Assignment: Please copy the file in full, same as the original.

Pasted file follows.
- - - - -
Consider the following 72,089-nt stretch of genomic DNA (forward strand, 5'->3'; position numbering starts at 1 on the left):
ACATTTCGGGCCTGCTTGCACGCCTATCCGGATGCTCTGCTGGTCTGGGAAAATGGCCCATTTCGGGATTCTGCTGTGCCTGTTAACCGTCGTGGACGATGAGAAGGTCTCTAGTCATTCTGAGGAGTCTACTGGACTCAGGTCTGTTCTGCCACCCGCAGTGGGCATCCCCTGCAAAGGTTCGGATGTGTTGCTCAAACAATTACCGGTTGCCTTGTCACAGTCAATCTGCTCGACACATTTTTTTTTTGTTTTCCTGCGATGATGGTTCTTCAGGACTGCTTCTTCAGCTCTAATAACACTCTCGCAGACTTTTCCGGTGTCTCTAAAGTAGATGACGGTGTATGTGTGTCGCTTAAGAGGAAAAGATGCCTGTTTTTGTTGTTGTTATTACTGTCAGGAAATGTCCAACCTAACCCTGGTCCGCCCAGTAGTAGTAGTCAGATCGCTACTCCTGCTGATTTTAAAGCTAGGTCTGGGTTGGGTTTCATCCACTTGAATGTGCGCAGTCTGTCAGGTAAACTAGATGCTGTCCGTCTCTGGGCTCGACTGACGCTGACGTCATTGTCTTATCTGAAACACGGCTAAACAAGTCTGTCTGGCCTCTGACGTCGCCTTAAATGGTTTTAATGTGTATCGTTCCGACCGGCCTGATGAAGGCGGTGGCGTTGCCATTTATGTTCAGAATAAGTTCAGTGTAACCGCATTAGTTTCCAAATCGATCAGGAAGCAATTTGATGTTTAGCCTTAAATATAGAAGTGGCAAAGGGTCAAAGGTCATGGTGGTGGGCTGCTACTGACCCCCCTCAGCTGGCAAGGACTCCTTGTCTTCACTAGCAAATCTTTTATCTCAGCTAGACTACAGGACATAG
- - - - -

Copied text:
Consider the following 72,089-nt stretch of genomic DNA (forward strand, 5'->3'; position numbering starts at 1 on the left):
ACATTTCGGGCCTGCTTGCACGCCTATCCGGATGCTCTGCTGGTCTGGGAAAATGGCCCATTTCGGGATTCTGCTGTGCCTGTTAACCGTCGTGGACGATGAGAAGGTCTCTAGTCATTCTGAGGAGTCTACTGGACTCAGGTCTGTTCTGCCACCCGCAGTGGGCATCCCCTGCAAAGGTTCGGATGTGTTGCTCAAACAATTACCGGTTGCCTTGTCACAGTCAATCTGCTCGACACATTTTTTTTTTGTTTTCCTGCGATGATGGTTCTTCAGGACTGCTTCTTCAGCTCTAATAACACTCTCGCAGACTTTTCCGGTGTCTCTAAAGTAGATGACGGTGTATGTGTGTCGCTTAAGAGGAAAAGATGCCTGTTTTTGTTGTTGTTATTACTGTCAGGAAATGTCCAACCTAACCCTGGTCCGCCCAGTAGTAGTAGTCAGATCGCTACTCCTGCTGATTTTAAAGCTAGGTCTGGGTTGGGTTTCATCCACTTGAATGTGCGCAGTCTGTCAGGTAAACTAGATGCTGTCCGTCTCTGGGCTCGACTGACGCTGACGTCATTGTCTTATCTGAAACACGGCTAAACAAGTCTGTCTGGCCTCTGACGTCGCCTTAAATGGTTTTAATGTGTATCGTTCCGACCGGCCTGATGAAGGCGGTGGCGTTGCCATTTATGTTCAGAATAAGTTCAGTGTAACCGCATTAGTTTCCAAATCGATCAGGAAGCAATTTGATGTTTAGCCTTAAATATAGAAGTGGCAAAGGGTCAAAGGTCATGGTGGTGGGCTGCTACTGACCCCCCTCAGCTGGCAAGGACTCCTTGTCTTCACTAGCAAATCTTTTATCTCAGCTAGACTACAGGACATAG